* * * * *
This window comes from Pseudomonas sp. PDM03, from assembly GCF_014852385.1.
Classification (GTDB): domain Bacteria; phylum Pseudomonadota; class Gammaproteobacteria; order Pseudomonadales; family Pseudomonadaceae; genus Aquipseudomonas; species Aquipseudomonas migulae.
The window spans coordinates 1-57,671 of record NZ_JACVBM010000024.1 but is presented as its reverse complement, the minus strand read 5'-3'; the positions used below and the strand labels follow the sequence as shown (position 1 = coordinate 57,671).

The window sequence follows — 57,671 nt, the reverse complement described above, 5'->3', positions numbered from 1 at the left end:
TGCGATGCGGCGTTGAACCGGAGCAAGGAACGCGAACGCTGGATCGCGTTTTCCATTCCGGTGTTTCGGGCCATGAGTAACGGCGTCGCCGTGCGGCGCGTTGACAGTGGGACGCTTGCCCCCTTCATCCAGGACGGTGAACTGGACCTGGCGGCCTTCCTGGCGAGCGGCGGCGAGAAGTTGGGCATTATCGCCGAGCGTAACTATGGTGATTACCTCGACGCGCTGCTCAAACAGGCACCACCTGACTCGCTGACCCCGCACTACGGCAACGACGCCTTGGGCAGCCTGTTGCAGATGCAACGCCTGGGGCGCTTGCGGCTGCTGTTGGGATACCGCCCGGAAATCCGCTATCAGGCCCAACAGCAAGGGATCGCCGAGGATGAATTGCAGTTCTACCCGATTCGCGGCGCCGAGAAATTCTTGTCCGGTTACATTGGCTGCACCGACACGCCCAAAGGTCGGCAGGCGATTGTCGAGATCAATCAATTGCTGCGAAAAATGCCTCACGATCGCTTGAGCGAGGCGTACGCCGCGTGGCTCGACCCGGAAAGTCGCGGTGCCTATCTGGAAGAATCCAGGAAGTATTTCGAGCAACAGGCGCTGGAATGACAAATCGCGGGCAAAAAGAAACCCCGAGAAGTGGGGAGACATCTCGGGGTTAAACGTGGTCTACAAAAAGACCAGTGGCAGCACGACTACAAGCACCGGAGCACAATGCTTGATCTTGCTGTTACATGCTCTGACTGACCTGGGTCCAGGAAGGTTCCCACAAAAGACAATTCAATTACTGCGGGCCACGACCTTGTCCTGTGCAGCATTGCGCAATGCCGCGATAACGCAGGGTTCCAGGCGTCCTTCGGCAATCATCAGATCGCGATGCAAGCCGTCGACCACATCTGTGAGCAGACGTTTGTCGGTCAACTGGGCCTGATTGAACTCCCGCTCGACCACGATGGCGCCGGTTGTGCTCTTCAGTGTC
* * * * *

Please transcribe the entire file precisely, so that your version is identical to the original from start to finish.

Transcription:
This window comes from Pseudomonas sp. PDM03, from assembly GCF_014852385.1.
Classification (GTDB): domain Bacteria; phylum Pseudomonadota; class Gammaproteobacteria; order Pseudomonadales; family Pseudomonadaceae; genus Aquipseudomonas; species Aquipseudomonas migulae.
The window spans coordinates 1-57,671 of record NZ_JACVBM010000024.1 but is presented as its reverse complement, the minus strand read 5'-3'; the positions used below and the strand labels follow the sequence as shown (position 1 = coordinate 57,671).

The window sequence follows — 57,671 nt, the reverse complement described above, 5'->3', positions numbered from 1 at the left end:
TGCGATGCGGCGTTGAACCGGAGCAAGGAACGCGAACGCTGGATCGCGTTTTCCATTCCGGTGTTTCGGGCCATGAGTAACGGCGTCGCCGTGCGGCGCGTTGACAGTGGGACGCTTGCCCCCTTCATCCAGGACGGTGAACTGGACCTGGCGGCCTTCCTGGCGAGCGGCGGCGAGAAGTTGGGCATTATCGCCGAGCGTAACTATGGTGATTACCTCGACGCGCTGCTCAAACAGGCACCACCTGACTCGCTGACCCCGCACTACGGCAACGACGCCTTGGGCAGCCTGTTGCAGATGCAACGCCTGGGGCGCTTGCGGCTGCTGTTGGGATACCGCCCGGAAATCCGCTATCAGGCCCAACAGCAAGGGATCGCCGAGGATGAATTGCAGTTCTACCCGATTCGCGGCGCCGAGAAATTCTTGTCCGGTTACATTGGCTGCACCGACACGCCCAAAGGTCGGCAGGCGATTGTCGAGATCAATCAATTGCTGCGAAAAATGCCTCACGATCGCTTGAGCGAGGCGTACGCCGCGTGGCTCGACCCGGAAAGTCGCGGTGCCTATCTGGAAGAATCCAGGAAGTATTTCGAGCAACAGGCGCTGGAATGACAAATCGCGGGCAAAAAGAAACCCCGAGAAGTGGGGAGACATCTCGGGGTTAAACGTGGTCTACAAAAAGACCAGTGGCAGCACGACTACAAGCACCGGAGCACAATGCTTGATCTTGCTGTTACATGCTCTGACTGACCTGGGTCCAGGAAGGTTCCCACAAAAGACAATTCAATTACTGCGGGCCACGACCTTGTCCTGTGCAGCATTGCGCAATGCCGCGATAACGCAGGGTTCCAGGCGTCCTTCGGCAATCATCAGATCGCGATGCAAGCCGTCGACCACATCTGTGAGCAGACGTTTGTCGGTCAACTGGGCCTGATTGAACTCCCGCTCGACCACGATGGCGCCGGTTGTGCTCTTCAGTGTC